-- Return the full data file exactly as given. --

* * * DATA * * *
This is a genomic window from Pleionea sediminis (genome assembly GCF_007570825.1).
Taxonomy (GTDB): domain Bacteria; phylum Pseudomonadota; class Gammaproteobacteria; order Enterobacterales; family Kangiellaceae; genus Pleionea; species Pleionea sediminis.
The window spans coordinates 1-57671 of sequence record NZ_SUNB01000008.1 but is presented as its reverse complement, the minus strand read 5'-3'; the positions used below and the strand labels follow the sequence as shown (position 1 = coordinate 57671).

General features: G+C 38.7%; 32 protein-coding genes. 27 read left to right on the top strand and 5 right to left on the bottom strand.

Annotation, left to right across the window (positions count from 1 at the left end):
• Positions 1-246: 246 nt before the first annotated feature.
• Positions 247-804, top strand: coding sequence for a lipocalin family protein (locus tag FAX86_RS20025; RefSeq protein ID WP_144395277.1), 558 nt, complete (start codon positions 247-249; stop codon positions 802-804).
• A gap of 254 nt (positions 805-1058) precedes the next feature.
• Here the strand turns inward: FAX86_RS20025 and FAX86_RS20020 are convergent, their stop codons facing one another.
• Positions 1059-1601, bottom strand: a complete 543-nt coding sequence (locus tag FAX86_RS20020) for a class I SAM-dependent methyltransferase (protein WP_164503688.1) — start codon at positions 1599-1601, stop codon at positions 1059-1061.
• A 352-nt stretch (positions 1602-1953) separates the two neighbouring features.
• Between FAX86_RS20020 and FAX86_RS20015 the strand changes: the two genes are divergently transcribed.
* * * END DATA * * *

This is a genomic window from Pleionea sediminis (genome assembly GCF_007570825.1).
Taxonomy (GTDB): domain Bacteria; phylum Pseudomonadota; class Gammaproteobacteria; order Enterobacterales; family Kangiellaceae; genus Pleionea; species Pleionea sediminis.
The window spans coordinates 1-57671 of sequence record NZ_SUNB01000008.1 but is presented as its reverse complement, the minus strand read 5'-3'; the positions used below and the strand labels follow the sequence as shown (position 1 = coordinate 57671).

General features: G+C 38.7%; 32 protein-coding genes. 27 read left to right on the top strand and 5 right to left on the bottom strand.

Annotation, left to right across the window (positions count from 1 at the left end):
• Positions 1-246: 246 nt before the first annotated feature.
• Positions 247-804, top strand: coding sequence for a lipocalin family protein (locus tag FAX86_RS20025; RefSeq protein ID WP_144395277.1), 558 nt, complete (start codon positions 247-249; stop codon positions 802-804).
• A gap of 254 nt (positions 805-1058) precedes the next feature.
• Here the strand turns inward: FAX86_RS20025 and FAX86_RS20020 are convergent, their stop codons facing one another.
• Positions 1059-1601, bottom strand: a complete 543-nt coding sequence (locus tag FAX86_RS20020) for a class I SAM-dependent methyltransferase (protein WP_164503688.1) — start codon at positions 1599-1601, stop codon at positions 1059-1061.
• A 352-nt stretch (positions 1602-1953) separates the two neighbouring features.
• Between FAX86_RS20020 and FAX86_RS20015 the strand changes: the two genes are divergently transcribed.